Our nightmares are coming true, fellow Millennials, and there's expert testimony to back them up.
Millennials who choose to obtain degrees after high school often end up in base camp at Debt Mountain four years later.
To ease the stress of their climbs toward solvency, many post-grads move back in with their parents, and according to CNN chief business correspondent Christine Romans, they're making economically sound choices.
She told CBC News,
For these graduates, the biggest financial advantage they have is living at home and taking the rent part off of the table.
Moving back home benefits more than just the individual: Romans insists more money in Millennials' bank accounts equals more money for the economy as a whole.
The correspondent reasoned,
If they move out, they don't have the money to move the economy forward anyway… the only lever they have is the housing lever. It's the only thing they really have to move forward.
For Katelynn Langer, her move back home in October was not without its social snags. The 25-year-old shared,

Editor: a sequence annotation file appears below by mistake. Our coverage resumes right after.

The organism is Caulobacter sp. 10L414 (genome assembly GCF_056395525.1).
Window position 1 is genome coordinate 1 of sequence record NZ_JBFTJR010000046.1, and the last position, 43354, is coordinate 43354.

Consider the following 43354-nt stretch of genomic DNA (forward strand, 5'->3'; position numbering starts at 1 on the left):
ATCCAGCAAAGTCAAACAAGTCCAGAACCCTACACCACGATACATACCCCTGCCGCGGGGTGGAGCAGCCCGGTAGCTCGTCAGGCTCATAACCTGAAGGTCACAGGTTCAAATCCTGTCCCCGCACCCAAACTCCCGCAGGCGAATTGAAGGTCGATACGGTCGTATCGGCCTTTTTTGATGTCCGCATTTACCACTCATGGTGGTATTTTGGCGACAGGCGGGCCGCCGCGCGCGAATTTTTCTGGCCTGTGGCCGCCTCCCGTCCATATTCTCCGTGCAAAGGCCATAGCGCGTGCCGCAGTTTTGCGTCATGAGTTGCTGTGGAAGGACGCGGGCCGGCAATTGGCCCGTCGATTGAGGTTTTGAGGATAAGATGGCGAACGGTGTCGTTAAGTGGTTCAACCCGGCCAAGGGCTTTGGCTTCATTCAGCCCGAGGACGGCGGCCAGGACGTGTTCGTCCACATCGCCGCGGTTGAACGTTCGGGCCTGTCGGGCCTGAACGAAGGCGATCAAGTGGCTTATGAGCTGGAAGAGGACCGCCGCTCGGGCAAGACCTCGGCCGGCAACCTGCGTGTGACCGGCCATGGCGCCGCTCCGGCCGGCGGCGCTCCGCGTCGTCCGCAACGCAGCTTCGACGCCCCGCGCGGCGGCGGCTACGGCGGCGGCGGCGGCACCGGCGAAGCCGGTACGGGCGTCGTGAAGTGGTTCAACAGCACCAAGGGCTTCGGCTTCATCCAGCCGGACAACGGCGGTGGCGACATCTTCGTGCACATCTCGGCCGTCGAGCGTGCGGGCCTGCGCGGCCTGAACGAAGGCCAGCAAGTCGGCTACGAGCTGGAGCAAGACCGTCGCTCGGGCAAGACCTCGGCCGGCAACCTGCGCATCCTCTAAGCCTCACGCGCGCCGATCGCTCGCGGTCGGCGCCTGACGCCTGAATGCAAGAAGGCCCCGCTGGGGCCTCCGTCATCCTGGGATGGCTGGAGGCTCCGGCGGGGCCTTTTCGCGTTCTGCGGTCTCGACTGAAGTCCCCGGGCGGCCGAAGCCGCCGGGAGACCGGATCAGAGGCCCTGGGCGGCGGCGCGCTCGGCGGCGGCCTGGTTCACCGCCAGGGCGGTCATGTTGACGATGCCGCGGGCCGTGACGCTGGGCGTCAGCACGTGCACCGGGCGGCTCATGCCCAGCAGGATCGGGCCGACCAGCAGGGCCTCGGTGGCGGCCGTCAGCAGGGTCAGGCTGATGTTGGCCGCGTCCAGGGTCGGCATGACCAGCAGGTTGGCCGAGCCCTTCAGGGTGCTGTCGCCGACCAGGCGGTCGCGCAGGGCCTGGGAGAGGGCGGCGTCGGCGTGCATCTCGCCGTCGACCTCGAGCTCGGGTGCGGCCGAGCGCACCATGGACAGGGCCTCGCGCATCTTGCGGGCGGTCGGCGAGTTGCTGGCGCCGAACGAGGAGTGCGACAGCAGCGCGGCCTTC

I always tried to tiptoe around the fact that I lived back at home with my mom.
Fortunately for Langer, who used to refer to her mother as her “roommate” when talking to others, the savings far outweighed the shame.
Now, I just kind of own it. It's helped me, it's helped my happiness and I feel like I was able from October to now make a huge dent in my student loan.
Anyone concerned about becoming lost in the convenience of living with his or her parents can follow Romans' advice and adhere to a two-year limit for his or her stay.
Romans even suggested, in the good name of adulthood and responsibility, parents and their adult children sign a contract detailing the conditions of the arrangement; to avoid burdening her mother, Langer contributes to monthly bills and pays $200 in rent.
But, the graduate is not worried about lingering too long. Langer insisted,
I've moved back home to get my financial state in order and I think the taste of freedom is too fresh not to have the aspiration to move out again.
At costs like these, freedom must be the freshest thing going.